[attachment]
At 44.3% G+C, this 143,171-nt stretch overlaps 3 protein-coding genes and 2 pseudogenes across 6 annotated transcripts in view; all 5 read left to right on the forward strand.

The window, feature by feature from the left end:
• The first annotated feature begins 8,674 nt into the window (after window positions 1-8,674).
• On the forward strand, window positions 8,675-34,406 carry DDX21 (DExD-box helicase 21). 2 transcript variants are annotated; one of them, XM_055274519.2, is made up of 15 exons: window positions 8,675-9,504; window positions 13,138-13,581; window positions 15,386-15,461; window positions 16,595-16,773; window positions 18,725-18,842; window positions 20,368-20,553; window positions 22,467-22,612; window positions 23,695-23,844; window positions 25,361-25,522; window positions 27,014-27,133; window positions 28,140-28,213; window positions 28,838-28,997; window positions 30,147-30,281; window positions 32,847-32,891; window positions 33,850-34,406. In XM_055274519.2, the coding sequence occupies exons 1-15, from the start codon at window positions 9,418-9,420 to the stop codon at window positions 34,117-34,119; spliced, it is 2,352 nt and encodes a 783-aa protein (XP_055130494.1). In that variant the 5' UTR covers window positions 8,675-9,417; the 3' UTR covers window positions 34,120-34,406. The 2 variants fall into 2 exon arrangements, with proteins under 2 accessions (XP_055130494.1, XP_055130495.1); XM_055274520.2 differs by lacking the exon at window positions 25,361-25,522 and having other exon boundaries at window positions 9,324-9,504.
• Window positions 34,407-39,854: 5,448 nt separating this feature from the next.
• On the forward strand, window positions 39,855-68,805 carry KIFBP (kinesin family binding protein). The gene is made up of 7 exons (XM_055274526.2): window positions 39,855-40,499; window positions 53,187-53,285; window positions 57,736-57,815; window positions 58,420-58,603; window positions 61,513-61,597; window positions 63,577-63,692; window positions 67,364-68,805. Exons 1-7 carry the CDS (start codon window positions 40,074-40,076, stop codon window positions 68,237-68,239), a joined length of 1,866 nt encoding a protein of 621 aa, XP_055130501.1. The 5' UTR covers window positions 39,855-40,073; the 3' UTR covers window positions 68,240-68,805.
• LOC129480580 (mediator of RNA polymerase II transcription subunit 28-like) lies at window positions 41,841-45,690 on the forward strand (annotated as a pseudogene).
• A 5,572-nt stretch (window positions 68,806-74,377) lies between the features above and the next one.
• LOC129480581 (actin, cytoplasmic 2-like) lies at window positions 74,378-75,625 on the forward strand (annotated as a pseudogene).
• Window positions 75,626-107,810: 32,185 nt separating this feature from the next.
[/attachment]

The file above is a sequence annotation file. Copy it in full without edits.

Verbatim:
At 44.3% G+C, this 143,171-nt stretch overlaps 3 protein-coding genes and 2 pseudogenes across 6 annotated transcripts in view; all 5 read left to right on the forward strand.

The window, feature by feature from the left end:
• The first annotated feature begins 8,674 nt into the window (after window positions 1-8,674).
• On the forward strand, window positions 8,675-34,406 carry DDX21 (DExD-box helicase 21). 2 transcript variants are annotated; one of them, XM_055274519.2, is made up of 15 exons: window positions 8,675-9,504; window positions 13,138-13,581; window positions 15,386-15,461; window positions 16,595-16,773; window positions 18,725-18,842; window positions 20,368-20,553; window positions 22,467-22,612; window positions 23,695-23,844; window positions 25,361-25,522; window positions 27,014-27,133; window positions 28,140-28,213; window positions 28,838-28,997; window positions 30,147-30,281; window positions 32,847-32,891; window positions 33,850-34,406. In XM_055274519.2, the coding sequence occupies exons 1-15, from the start codon at window positions 9,418-9,420 to the stop codon at window positions 34,117-34,119; spliced, it is 2,352 nt and encodes a 783-aa protein (XP_055130494.1). In that variant the 5' UTR covers window positions 8,675-9,417; the 3' UTR covers window positions 34,120-34,406. The 2 variants fall into 2 exon arrangements, with proteins under 2 accessions (XP_055130494.1, XP_055130495.1); XM_055274520.2 differs by lacking the exon at window positions 25,361-25,522 and having other exon boundaries at window positions 9,324-9,504.
• Window positions 34,407-39,854: 5,448 nt separating this feature from the next.
• On the forward strand, window positions 39,855-68,805 carry KIFBP (kinesin family binding protein). The gene is made up of 7 exons (XM_055274526.2): window positions 39,855-40,499; window positions 53,187-53,285; window positions 57,736-57,815; window positions 58,420-58,603; window positions 61,513-61,597; window positions 63,577-63,692; window positions 67,364-68,805. Exons 1-7 carry the CDS (start codon window positions 40,074-40,076, stop codon window positions 68,237-68,239), a joined length of 1,866 nt encoding a protein of 621 aa, XP_055130501.1. The 5' UTR covers window positions 39,855-40,073; the 3' UTR covers window positions 68,240-68,805.
• LOC129480580 (mediator of RNA polymerase II transcription subunit 28-like) lies at window positions 41,841-45,690 on the forward strand (annotated as a pseudogene).
• A 5,572-nt stretch (window positions 68,806-74,377) lies between the features above and the next one.
• LOC129480581 (actin, cytoplasmic 2-like) lies at window positions 74,378-75,625 on the forward strand (annotated as a pseudogene).
• Window positions 75,626-107,810: 32,185 nt separating this feature from the next.